Carol W. Greider, a graduate of the University of California, Santa Barbara, has been awarded the 2009 Nobel Prize in Physiology or Medicine. Greider shares the Nobel with Elizabeth H. Blackburn and Jack W. Szostak. The three were honored for the discovery of "how chromosomes are protected by telomeres and the enzyme telomerase."
Greider, 48, graduated from UCSB in 1983 with a bachelor's degree in biology from the College of Creative Studies, and earned her Ph.D. in molecular biology in 1987 from the University of California, Berkeley, where Blackburn was her supervisor. Greider is currently a professor of molecular biology and genetics at Johns Hopkins School of Medicine, where she has been since 1997. Greider was born in 1961 in San Diego. Prior to joining Johns Hopkins, she did postdoctoral research at Cold Spring Harbor Laboratory, a nonprofit research institute in New York.
"Our entire UC Santa Barbara community is honored and delighted to congratulate alumna Carol Greider on her Nobel Prize," said Chancellor Henry T. Yang. "Her achievement is a source of great pride and inspiration for our faculty, staff, students, and alumni. This exciting and prestigious recognition is a testament to Carol's innate talent, pioneering spirit, and passion for discovery; to the outstanding education and research opportunities provided by our Department of Molecular, Cellular, and Developmental Biology and Professor Les Wilson's laboratory; and to the unique intellectual environment of our College of Creative Studies."
George Thurlow, executive director of the UCSB Alumni Association, said: "We are very proud that Carol Greider, a UC Santa Barbara alumna, has won a Nobel Prize in Physiology for her research on telomeres. It is gratifying to know that UC Santa Barbara played a part in developing her passion for biochemistry research."
Bruce Tiffney, dean of UCSB's College of Creative Studies, said: "It is a pleasure to join in congratulating our alumna, Carol Greider, College of Creative Studies biology major, Class of 1983, on the recognition of her achievements. As the College's first Nobel-winning graduate, she embodies the spirit of inquiry into the unknown that lies at the core of the CCS educational philosophy. Carol effectively used the unique attributes of the College to pursue research as a core element of her undergraduate education, working in the laboratory of Professor Leslie Wilson. Her research is crucial to understanding the processes of aging, cell death, and cancer, and a boon to humankind."
Since 1990, Blackburn has been professor of biology and physiology at University of California, San Francisco. Szostak has been at Harvard Medical School since 1979 and is currently professor of genetics at Massachusetts General Hospital in Boston. He is also affiliated with the Howard Hughes Medical Institute.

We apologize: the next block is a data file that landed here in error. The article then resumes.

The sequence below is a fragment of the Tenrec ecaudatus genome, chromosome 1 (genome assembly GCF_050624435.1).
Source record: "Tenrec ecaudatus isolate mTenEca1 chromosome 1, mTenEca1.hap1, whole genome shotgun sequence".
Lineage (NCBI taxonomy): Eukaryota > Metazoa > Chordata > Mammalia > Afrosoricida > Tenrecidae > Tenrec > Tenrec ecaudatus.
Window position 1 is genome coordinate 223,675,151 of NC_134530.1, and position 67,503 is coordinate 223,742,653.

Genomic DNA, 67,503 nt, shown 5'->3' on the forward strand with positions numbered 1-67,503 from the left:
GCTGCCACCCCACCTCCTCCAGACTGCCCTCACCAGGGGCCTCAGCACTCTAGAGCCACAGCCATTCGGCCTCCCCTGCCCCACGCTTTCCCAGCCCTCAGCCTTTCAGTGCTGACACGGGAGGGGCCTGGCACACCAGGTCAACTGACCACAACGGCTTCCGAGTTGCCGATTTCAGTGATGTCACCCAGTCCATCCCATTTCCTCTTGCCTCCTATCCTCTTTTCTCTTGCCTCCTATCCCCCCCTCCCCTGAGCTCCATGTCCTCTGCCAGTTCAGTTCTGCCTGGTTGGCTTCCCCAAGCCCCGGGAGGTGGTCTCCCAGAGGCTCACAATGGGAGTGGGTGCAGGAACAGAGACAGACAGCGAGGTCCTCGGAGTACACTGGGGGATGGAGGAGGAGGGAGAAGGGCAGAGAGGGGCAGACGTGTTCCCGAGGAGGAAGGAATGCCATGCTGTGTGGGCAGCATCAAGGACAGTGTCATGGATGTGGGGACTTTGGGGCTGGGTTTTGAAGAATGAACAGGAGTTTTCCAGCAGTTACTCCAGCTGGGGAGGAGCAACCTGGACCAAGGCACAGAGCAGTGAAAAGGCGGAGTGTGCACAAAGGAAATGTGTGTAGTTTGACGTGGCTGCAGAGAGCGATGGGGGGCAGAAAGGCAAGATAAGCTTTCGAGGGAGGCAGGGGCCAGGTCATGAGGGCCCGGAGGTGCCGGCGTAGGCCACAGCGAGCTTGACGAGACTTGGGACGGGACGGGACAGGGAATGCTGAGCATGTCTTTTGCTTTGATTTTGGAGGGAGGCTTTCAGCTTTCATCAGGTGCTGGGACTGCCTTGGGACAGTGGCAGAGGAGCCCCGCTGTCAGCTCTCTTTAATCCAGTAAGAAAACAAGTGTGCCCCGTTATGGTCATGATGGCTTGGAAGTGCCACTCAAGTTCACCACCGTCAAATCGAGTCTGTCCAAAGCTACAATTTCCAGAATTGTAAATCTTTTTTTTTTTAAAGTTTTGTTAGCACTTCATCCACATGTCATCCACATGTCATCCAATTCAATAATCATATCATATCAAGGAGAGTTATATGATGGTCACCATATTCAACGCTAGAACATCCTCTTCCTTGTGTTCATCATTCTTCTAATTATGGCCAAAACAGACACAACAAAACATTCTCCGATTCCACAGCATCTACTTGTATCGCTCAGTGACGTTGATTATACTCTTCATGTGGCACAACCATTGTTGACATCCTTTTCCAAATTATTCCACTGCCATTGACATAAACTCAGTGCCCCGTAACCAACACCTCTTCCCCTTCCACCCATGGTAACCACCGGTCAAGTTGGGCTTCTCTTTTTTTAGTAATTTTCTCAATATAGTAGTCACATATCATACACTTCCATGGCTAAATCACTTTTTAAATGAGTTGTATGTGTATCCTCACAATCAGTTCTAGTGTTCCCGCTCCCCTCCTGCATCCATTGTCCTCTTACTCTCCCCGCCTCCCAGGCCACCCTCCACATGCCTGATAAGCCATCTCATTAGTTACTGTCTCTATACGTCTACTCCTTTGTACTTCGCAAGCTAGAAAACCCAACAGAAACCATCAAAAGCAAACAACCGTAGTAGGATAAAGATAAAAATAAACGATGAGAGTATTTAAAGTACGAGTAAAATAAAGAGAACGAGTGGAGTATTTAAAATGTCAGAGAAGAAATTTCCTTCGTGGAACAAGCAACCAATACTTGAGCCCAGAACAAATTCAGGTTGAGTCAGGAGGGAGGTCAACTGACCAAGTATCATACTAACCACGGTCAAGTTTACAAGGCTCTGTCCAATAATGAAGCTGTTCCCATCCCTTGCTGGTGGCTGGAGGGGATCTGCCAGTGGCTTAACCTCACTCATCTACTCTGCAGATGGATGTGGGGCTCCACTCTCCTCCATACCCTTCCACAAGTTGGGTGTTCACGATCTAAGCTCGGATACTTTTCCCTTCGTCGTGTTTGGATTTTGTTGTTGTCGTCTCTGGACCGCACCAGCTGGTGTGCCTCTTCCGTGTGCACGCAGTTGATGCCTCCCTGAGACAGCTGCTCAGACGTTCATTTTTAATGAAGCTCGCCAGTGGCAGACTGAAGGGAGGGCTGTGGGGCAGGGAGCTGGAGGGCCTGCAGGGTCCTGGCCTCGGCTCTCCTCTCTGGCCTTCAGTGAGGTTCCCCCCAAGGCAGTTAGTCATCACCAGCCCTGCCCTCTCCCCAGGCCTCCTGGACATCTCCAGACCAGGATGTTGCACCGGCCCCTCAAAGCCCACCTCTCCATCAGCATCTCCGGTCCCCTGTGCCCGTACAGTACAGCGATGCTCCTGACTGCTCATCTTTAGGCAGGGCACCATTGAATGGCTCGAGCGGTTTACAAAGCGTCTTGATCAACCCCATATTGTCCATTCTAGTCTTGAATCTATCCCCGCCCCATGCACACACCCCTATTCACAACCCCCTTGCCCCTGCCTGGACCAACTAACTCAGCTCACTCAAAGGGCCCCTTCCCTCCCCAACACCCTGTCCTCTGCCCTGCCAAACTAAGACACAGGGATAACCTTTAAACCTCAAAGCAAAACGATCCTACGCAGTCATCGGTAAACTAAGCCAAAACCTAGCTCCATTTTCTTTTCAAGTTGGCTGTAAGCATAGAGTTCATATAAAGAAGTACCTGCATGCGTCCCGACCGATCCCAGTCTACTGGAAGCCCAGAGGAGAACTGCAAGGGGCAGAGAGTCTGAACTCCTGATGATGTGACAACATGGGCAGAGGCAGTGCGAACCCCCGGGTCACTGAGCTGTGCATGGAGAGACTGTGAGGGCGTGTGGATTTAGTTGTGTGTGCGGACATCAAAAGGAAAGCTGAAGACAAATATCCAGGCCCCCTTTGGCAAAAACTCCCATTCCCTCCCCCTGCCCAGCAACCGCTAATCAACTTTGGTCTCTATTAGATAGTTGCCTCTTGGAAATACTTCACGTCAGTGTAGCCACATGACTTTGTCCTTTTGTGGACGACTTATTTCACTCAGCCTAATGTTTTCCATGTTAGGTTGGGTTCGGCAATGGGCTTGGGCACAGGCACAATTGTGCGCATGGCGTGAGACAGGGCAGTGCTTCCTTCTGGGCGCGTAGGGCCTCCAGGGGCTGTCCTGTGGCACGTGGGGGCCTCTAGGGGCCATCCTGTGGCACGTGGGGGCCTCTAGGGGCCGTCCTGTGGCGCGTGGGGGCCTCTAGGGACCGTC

In addition to working with Greider, Blackburn has other ties to UCSB. She gave the keynote address honoring Eduardo Orias, a UCSB genomics research professor emeritus, at an all-day colloquium held by the campus's Department of Molecular, Cellular and Developmental Biology (MCDB) in September.
"I was honored and pleased to meet Liz Blackburn and attend her keynote lecture in honor of Ed and Judy Orias last month," noted Chancellor Yang. "We appreciate her ongoing collaboration with our campus colleagues."
MCDB Chair Joel Rothman noted the ties of Greider and Blackburn to UCSB, and congratulated both on behalf of his department. "Our association with these two wonderful individuals reflects the commitment of this department to groundbreaking research in fundamental mechanisms in biology and our dedication to mentoring the next generation of exceptional scientists," Rothman said.
Of Greider's undergraduate days at UCSB, Rothman said: "Her tenure in Professor Wilson's lab provided her the first opportunity to experience the excitement of research in cell biology and biochemistry. It was during this period that she was introduced to many of the experimental tools that she used later in her discovery of the telomerase enzyme, for which she received the Nobel Prize."
According to a press release posted on the Nobel Prize web site, the three solved a major problem in biology: how chromosomes can be copied in a complete way during cell divisions and how they are protected against degradation. The Nobel Laureates have shown that the solution is to be found in the ends of the chromosomes –– the telomeres –– and in an enzyme that forms them –– telomerase.
The long, thread-like DNA molecules that carry our genes are packed into chromosomes, the telomeres being the caps on their ends. Blackburn and Szostak discovered that a unique DNA sequence in the telomeres protects the chromosomes from degradation. Greider and Blackburn identified telomerase, the enzyme that makes telomere DNA.
These discoveries explained how the ends of the chromosomes are protected by the telomeres and that they are built by telomerase. If the telomeres are shortened, cells age. Conversely, if telomerase activity is high, telomere length is maintained, and cellular senescence is delayed. This is the case in cancer cells, which can be considered to have eternal life. The award of the Nobel Prize recognizes the discovery of a fundamental mechanism in the cell, a discovery that has stimulated the development of new therapeutic strategies.
Five UCSB faculty members have been awarded Nobel Prizes since 1998: David J. Gross, 2004 Nobel in Physics; Finn E. Kydland, 2004 Nobel in Economics; Alan J. Heeger, 2000 Nobel in Chemistry; Herbert Kroemer, 2000 Nobel in Physics; and Walter Kohn, 1998 Nobel in Chemistry.